Prevention and control of acute respiratory tract infections
Finally, we turn to the methods of prevention and control of acute respiratory tract infections (ARIs). You need to know about them so you can teach members of your community how they can protect their children and vulnerable adults from acute otitis media, pharyngitis and pneumonia.
Do you remember the difference between prevention and control?
Prevention measures, such as immunization, are applied before the occurrence of a communicable disease to reduce the risk that it will develop. Control measures, such as the treatment or isolation of cases, are applied after the occurrence of the disease, with the aim of reducing the transmission of the infectious agents to new susceptible people.
Prevention measures for ARIs include:
- Feeding children with adequate amounts of varied and nutritious food to keep their immune system strong.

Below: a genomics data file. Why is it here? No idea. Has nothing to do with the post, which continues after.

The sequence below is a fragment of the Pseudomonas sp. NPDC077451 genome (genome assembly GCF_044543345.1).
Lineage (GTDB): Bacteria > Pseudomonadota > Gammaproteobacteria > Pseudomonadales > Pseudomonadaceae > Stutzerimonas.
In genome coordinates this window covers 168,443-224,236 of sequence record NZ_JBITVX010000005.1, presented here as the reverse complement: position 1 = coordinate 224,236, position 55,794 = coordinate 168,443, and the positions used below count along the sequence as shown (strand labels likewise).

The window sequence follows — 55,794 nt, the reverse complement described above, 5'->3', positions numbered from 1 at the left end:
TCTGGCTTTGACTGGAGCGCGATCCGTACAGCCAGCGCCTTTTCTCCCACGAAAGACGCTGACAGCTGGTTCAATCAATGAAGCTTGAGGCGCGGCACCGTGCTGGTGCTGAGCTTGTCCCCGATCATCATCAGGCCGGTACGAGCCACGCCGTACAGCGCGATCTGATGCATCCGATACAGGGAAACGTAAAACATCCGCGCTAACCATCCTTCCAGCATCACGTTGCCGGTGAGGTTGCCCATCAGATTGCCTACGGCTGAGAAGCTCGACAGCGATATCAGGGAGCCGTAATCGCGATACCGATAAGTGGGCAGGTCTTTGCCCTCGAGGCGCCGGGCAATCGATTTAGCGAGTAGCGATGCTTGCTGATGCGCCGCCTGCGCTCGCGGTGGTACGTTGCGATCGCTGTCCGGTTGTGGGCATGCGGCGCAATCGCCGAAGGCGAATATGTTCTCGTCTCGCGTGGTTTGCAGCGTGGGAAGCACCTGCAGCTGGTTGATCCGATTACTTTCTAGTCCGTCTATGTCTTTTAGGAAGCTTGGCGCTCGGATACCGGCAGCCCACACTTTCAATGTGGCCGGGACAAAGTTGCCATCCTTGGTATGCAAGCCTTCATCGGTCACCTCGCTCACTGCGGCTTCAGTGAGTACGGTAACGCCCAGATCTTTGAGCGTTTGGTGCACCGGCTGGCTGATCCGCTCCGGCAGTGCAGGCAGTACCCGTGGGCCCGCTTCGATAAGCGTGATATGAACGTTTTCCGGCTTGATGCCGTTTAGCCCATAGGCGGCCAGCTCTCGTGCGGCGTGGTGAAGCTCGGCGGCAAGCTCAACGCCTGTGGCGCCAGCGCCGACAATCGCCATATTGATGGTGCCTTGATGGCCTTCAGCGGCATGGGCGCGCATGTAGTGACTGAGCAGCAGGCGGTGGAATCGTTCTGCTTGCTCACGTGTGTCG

- Breastfeeding infants exclusively (no other food or drinks, not even water) for the first six months (Figure 35.9); breastmilk has excellent nutritional value and it contains the mother's antibodies which help to protect the infant from infection.
- Avoiding irritation of the respiratory tract by indoor air pollution, such as smoke from cooking fires; avoid the use of dried cow dung as fuel for indoor fires.
- Immunization of all children with the routine Expanded Programme on Immunization (EPI) vaccines in Ethiopia (Box 35.5).
Box 35.5 EPI vaccines that protect against acute respiratory tract infections
The dosages, schedules and vaccination routes for Hib, measles and pneumococcal vaccines are taught in the Immunization Module.
Immunize all children with:
- Haemophilus influenzae type b (Hib) vaccine at 6, 10 and 14 weeks; Hib is one of the five vaccines in the pentavalent vaccine used in Ethiopia.
- Measles vaccine at nine months of age.
- Pneumococcal vaccine, when it becomes available in the EPI, to protect them against Streptococcus pneumoniae bacteria.
You can help to control the spread of respiratory bacteria by educating parents to avoid contact as much as possible between their children and patients who have ARIs. You should also teach people with ARIs to cough or sneeze away from others, hold a cloth to the nose and mouth to catch the airborne droplets when coughing or sneezing, and disinfect or burn the cloths afterwards. Immunization also increases control, by reducing the reservoir of infection in the community and increasing the level of herd immunity (described in Study Session 1 in Part 1 of this Module).